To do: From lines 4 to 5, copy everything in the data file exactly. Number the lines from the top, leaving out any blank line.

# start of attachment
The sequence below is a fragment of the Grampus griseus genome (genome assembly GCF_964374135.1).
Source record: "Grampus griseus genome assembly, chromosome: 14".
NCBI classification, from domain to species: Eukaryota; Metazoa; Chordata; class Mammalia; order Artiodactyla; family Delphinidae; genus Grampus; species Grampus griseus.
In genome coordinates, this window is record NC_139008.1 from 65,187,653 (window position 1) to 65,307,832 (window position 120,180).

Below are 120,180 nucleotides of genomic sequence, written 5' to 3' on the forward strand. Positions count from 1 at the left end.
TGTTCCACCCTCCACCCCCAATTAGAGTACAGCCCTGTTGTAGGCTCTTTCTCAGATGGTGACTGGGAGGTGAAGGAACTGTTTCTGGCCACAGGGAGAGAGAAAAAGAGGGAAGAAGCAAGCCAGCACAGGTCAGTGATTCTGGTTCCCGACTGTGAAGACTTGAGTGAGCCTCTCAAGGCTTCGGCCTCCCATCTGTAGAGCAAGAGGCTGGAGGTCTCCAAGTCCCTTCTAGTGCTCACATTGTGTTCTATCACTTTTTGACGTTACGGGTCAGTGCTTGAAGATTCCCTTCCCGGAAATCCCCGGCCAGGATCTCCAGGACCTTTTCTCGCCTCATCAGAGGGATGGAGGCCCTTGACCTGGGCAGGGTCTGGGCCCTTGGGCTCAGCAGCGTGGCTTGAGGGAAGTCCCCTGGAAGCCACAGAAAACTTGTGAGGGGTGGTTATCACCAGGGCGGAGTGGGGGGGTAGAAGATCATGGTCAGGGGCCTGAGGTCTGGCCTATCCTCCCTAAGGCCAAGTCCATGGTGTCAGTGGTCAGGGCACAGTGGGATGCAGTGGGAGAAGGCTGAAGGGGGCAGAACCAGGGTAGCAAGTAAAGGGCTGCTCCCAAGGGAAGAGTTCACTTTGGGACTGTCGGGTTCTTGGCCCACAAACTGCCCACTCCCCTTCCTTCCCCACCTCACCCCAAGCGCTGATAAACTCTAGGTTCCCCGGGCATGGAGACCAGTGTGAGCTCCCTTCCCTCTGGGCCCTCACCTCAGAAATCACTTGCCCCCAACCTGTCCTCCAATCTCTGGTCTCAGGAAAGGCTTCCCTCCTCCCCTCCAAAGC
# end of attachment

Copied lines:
In genome coordinates, this window is record NC_139008.1 from 65,187,653 (window position 1) to 65,307,832 (window position 120,180).

Below are 120,180 nucleotides of genomic sequence, written 5' to 3' on the forward strand. Positions count from 1 at the left end.